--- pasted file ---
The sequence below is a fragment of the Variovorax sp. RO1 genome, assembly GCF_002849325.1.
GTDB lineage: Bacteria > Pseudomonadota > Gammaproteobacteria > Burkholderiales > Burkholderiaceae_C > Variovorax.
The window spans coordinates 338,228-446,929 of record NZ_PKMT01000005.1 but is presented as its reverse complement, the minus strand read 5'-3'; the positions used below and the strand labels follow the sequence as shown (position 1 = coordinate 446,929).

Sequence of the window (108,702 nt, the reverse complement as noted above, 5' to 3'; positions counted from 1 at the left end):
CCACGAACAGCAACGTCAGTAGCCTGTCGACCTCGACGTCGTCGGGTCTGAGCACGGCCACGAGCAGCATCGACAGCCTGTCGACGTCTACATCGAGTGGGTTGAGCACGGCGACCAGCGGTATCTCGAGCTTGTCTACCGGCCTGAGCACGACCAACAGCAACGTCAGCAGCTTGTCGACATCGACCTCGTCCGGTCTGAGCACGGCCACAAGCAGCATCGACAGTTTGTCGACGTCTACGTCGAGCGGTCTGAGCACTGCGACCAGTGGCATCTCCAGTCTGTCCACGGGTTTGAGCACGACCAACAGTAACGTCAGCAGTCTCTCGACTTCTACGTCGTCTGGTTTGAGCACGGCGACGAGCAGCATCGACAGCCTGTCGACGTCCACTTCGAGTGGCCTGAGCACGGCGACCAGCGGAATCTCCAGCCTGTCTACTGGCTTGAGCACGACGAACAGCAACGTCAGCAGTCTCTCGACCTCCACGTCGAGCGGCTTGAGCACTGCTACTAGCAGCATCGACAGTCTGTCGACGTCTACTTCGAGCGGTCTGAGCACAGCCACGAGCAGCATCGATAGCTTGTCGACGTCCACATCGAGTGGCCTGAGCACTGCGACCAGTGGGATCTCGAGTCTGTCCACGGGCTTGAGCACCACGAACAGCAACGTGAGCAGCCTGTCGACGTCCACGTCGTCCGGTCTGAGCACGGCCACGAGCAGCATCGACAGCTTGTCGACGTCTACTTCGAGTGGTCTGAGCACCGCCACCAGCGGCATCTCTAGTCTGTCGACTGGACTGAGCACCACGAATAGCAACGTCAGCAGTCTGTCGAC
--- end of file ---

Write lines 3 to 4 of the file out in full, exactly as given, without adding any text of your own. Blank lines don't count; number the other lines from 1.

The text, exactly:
The window spans coordinates 338,228-446,929 of record NZ_PKMT01000005.1 but is presented as its reverse complement, the minus strand read 5'-3'; the positions used below and the strand labels follow the sequence as shown (position 1 = coordinate 446,929).

Sequence of the window (108,702 nt, the reverse complement as noted above, 5' to 3'; positions counted from 1 at the left end):